John Peet, former General Secretary of L'Arche UK, is hoping to raise £30,000 by cycling 1500 miles around the UK and visiting every L'Arche Community and Project on the way. The money will go to L'Arche in Zimbabwe, where funds are so desperately needed just to keep the Community going, and to the Projects in Glasgow and Manchester that, with your help, will soon become L'Arche Communities.

Tuesday 17th June

Route: Oban to Arrochar, near Loch Lomond
Mileage: 63.38 701 miles so far; 799 miles to go
Weather: Cloudy and showers in Oban, then wind and persistent rain for the rest of the day

Knowing my planned route for the day, Joe, the Duty Manager, kindly gave me a complementary breakfast which I consumed in the company of a German couple, and a Spanish group, and two women from The Wirral. My Thai friend was already up, seemingly cooking what seemed like another Thai banquet for breakfast.

Another cyclist shared my room. His machine was a recumbant type which looked like it would need quite a bit of getting used to, but he told me it was better in windy conditions, I guess because of the lower profile. I think I'd feel more vulnerable.

After packing up, I called into Catherdral House and spoke with Monica who kindly agreed to ask the Canon to display the poster recruiting L'Arche Assistants, and to mention the Big Bike Ride appeal in the Newsletter. I had visited the Cathedral last night and pleasantly surprised to find it open to visitors during the day.

My next task for the morning was to check with the sorting office if the pannier hooks had arrived which they had, and to send the blog for uploading. Thanks to the receptionist at the Caledonian Hotel for allowing me to use their WiFi.

As I headed back along the Esplanade, I passed the Oban Times Museum and was told the new office was near the supermarket. I half hesitated then decided to make the effort and so spoke to reporter Euan who seemed interested to run a story on the Big Bike Ride, and take a photo of me. If it gets more sponsorship, it will have been a fruitful diversion – if not at least it will help announce L'Arche.

The rain then started to fall as I headed north along the coast road. This was a route I wasn't going to enjoy, with heavy traffic, a poor road surface which in places felt like going over an off-road track and wind that seemed to be driving the rain in my face. After passing a field fullof deer, I passed Connell where Oban Airport opened yesterday and round to Loch Awe for a coffee stop. Thanks to Wendy here, I was discouraged from continuing along this road, which was also a Sustrans cycle route, and persuaded to turn at the end of Loch Awe, past the Cruachan Hydro Scheme, right down the quieter A819. Good advice Wendy, even if I couldn't see very far with all the rain.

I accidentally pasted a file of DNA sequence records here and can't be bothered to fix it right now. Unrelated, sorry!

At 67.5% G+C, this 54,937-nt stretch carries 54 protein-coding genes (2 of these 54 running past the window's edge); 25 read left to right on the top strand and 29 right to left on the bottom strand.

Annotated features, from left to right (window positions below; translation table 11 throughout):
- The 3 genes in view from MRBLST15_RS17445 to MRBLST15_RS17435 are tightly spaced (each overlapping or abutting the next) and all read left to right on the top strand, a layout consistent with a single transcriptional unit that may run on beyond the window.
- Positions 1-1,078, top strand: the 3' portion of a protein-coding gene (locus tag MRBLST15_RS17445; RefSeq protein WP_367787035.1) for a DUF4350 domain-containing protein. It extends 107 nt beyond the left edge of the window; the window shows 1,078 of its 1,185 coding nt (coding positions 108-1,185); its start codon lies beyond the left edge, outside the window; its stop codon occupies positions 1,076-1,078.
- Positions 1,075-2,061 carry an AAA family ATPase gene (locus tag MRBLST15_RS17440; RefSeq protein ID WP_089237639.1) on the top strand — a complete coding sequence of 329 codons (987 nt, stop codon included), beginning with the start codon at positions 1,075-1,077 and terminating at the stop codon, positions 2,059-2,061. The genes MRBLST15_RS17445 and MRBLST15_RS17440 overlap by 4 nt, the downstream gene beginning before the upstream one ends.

This was probably the worst day so far. I had to talk myself into believing that somewhere at the end of it all was joy not pain, in the form of a hot bath or shower and a slug of warming alcohol. I called into the Tourist Information for an uplifting chat with Chris and Sara who called up the route ahead on their internet map, and suggesting I call at a hotel in Arrochar, just short of the planned night stop, Tarbet, and negotiate a bed for the night.

The next part of the ride was easy enough around the Loch, past the famous Loch Fyne Seafood Restaurant whose well fed customers must have thought “who's that idiot out on a bike in this weather?”, as another oyster slipped down the gullet. Yes, I was jealous!

It was another few miles before the climb started to bite, and the rain came down even harder to the point that I could see cloud hovering above the nearby pine trees. Before reaching the Rest and be Thankful lay-by, I came across a film crew in the middle of shooting a scene from a new film 'Valhalla Rising”, some delight being expressed about the authentic cloud and gloom which would otherwise have cost thousands to create artificially. So you see, one man's nightmare, is another's Valhalla.

It was with only 6 miles to go that the summit was reached, and the gradient turned. This was not the exhilarating descent it should have been due to the now chilling wind and rain hitting the face like needles. But, hey, I wasn't having to pedal.

I vowed to call at the first hotel in sight on arrival in Arrochar which came into to view through the rain at the head of Loch Long. There was a strange square building which I somehow mistook as a paper mill but as I passed noticed it was a Lochs and Glen Hotel, outside of which were parked 3 coaches. I eventually found the manager and negotiated a heavy discount for dinner, bed and breakfast. Many thanks, John, and for putting the sponsor form on the notice board for all to see.

After an ample dinner, large group style, served energetically by attentive waiters, I felt a little more human. Thanks Michal, Tamaz, Katrina, Edit and Monica - hope you enjoy Scotland!

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